So, try to answer some questions that users might want to ask when visiting your website. Answer FAQs, check the People Also Ask box in Google on the relevant topic.
Compile listicles with steps and bullet points, compare tables of items, etc. In other words, provide information in a user-friendly manner; try to give exhaustive answers, optimized with keywords. Your purpose is not only to appear in the Google featured snippet. You’ve got to entice users to proceed to your site to learn more.
6. Use keywords in titles and meta tags
Then the question follows – how to optimize your content? First, you’ve got to do some keyword research to find the best terms to rank for. If you are totally unfamiliar with the idea of how to do keyword research, do some easy steps for a start.
Just enter your main keyword in the Google search bar, and the Google Autosuggest will show up the most popular terms that people want to know about the topic.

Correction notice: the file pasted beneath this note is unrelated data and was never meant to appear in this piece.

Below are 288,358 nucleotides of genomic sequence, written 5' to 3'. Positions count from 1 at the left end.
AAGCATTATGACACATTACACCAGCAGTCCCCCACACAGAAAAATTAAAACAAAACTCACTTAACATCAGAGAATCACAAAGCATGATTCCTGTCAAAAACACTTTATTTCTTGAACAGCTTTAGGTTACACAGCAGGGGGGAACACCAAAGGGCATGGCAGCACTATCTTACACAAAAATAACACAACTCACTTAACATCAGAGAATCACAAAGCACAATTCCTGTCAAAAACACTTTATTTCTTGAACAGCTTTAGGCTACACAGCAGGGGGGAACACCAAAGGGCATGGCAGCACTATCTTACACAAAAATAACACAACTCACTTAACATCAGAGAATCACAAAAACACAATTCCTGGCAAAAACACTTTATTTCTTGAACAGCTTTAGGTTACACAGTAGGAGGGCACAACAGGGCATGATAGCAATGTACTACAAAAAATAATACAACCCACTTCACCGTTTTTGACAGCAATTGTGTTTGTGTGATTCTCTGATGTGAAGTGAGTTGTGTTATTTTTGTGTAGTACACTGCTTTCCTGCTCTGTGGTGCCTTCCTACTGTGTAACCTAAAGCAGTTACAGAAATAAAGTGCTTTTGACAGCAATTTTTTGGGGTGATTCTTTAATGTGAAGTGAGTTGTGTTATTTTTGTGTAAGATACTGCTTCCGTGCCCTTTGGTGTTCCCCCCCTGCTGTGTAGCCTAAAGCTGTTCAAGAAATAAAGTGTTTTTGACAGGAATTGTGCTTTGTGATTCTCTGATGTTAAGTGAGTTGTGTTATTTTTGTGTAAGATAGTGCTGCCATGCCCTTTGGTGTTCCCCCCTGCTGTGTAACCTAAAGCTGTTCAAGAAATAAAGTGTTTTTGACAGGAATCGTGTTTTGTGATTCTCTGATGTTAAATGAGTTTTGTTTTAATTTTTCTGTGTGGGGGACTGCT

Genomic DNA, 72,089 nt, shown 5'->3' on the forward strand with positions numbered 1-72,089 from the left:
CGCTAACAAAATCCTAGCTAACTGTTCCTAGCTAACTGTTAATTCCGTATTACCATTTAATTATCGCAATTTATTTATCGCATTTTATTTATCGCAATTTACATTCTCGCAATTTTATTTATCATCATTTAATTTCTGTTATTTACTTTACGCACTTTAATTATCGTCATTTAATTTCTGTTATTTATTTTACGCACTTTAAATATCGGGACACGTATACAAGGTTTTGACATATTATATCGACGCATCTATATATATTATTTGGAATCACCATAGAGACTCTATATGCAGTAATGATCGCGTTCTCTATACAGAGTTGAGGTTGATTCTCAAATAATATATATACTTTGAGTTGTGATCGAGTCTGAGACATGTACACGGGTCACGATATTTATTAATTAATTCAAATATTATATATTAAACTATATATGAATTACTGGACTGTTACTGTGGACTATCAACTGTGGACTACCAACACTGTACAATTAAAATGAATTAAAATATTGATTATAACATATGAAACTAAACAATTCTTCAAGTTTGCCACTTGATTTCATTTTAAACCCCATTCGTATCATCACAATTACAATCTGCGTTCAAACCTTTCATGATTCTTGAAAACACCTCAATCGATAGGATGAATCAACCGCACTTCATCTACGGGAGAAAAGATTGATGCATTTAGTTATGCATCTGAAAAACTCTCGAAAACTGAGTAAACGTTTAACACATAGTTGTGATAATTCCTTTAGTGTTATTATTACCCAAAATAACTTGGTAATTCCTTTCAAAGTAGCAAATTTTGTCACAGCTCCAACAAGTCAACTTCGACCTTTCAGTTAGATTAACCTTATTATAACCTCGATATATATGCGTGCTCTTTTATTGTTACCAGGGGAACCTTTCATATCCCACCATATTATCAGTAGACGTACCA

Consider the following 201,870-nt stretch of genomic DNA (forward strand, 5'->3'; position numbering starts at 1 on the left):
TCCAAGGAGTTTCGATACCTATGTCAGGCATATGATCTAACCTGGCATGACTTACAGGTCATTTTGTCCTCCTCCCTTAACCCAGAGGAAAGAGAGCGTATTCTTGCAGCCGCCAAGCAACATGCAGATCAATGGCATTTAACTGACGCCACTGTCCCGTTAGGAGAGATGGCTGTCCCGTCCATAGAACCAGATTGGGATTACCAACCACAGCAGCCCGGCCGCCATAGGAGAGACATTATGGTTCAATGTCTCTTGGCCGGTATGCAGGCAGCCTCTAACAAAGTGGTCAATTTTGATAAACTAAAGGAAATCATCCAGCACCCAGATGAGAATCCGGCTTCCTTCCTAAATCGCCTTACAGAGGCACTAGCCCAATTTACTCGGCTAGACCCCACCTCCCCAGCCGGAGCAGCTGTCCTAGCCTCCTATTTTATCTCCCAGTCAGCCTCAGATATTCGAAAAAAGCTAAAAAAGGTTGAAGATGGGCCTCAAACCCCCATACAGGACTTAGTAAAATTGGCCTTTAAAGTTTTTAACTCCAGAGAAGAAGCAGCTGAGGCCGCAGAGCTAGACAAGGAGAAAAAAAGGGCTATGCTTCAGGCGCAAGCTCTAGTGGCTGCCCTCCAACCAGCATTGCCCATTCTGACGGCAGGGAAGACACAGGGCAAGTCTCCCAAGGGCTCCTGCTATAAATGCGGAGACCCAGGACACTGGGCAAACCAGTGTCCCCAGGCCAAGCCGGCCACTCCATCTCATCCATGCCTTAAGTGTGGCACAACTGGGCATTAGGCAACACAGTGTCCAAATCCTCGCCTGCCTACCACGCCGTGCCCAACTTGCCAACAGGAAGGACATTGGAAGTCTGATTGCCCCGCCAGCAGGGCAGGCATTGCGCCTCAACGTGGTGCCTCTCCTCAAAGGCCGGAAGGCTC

To get more results, try some SEO keyword tool, most of them have free versions to test. For example, you can try the Keyword Finder (on-cloud) or Rank Tracker (desktop application). Also, try Google Keyword Planner tool – although it shows top-ranking terms for paid search, most likely they will be somewhat similar to your organic search terms.
So, the first trick is to start ranking for long-tail keywords: these are longer phrases that show user intent explicitly. Compare, for instance, the terms “guinea pigs”, “guinea pigs food”, and “guinea pigs for sale”.
The first term is very narrow, it surely has larger search volume and higher competition, and it will be harder to rank for to get even to the top 50. Whereas the second term slightly reveals the search intent and can be good to rank for on pages that sell food for guinea pigs or just tell how to care about the animals. The third term is the clearest.
So, your strategy is to find as many long-tail keywords as possible and embed them into your content. Use the keyword phrases in titles, meta description, in meta tags, and they will quickly bring you audiences. When you get your first traffic and the search engines find out that your content is beneficial for users, it will improve your ranking dramatically.
7. Have a social media strategy
While there is little evidence that media citations influencing rankings, social media can bring you a dramatic share of traffic and thus, indirectly, improve your site rankings. It practically takes nothing from the start: fill out your business profiles for key business directories and social networks in your area, say Facebook, Instagram, and LinkedIn.